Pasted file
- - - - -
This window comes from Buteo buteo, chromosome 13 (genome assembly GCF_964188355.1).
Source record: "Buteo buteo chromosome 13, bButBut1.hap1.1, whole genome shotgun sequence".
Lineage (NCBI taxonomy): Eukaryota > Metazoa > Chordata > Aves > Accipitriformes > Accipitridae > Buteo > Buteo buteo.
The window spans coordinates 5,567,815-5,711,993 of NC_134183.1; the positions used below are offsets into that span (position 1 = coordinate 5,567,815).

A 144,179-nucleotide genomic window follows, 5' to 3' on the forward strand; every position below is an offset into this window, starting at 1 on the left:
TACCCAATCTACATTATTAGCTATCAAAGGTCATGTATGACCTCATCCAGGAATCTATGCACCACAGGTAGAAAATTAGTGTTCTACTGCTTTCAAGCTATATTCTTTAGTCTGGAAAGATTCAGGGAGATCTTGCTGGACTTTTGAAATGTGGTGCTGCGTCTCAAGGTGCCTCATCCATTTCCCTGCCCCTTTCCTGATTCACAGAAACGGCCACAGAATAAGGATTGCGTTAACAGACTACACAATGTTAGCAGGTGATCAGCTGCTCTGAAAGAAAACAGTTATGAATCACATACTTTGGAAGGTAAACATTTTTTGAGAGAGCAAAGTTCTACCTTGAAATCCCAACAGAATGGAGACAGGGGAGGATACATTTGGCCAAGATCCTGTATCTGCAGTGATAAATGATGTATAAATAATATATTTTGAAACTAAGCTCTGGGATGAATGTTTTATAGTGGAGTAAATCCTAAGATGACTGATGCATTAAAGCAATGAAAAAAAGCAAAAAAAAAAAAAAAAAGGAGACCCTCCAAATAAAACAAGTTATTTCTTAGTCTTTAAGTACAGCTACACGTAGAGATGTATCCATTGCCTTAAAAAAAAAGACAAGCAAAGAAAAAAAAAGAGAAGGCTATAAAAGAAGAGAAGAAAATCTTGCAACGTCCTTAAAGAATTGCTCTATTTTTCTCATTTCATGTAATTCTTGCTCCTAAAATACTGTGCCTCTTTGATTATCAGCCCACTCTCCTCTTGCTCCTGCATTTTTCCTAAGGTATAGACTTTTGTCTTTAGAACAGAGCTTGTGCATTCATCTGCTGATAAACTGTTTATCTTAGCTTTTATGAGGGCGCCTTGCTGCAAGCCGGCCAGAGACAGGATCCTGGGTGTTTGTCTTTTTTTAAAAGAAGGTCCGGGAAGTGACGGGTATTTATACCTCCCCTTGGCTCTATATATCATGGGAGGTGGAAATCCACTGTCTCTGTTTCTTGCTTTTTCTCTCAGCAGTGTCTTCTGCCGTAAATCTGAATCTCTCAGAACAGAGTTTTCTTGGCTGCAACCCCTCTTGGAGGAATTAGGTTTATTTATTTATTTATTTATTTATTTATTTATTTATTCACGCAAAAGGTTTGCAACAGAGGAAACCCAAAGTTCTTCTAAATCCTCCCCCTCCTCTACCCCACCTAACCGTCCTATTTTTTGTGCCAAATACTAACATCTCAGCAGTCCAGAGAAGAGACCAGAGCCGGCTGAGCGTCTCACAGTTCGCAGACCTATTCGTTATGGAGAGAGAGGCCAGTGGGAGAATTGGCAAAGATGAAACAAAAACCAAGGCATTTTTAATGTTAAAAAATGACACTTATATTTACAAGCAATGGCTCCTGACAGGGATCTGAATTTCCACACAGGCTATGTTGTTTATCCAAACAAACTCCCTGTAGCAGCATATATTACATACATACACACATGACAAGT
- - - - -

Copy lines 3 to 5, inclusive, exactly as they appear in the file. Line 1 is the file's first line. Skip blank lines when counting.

Lineage (NCBI taxonomy): Eukaryota > Metazoa > Chordata > Aves > Accipitriformes > Accipitridae > Buteo > Buteo buteo.
The window spans coordinates 5,567,815-5,711,993 of NC_134183.1; the positions used below are offsets into that span (position 1 = coordinate 5,567,815).

A 144,179-nucleotide genomic window follows, 5' to 3' on the forward strand; every position below is an offset into this window, starting at 1 on the left: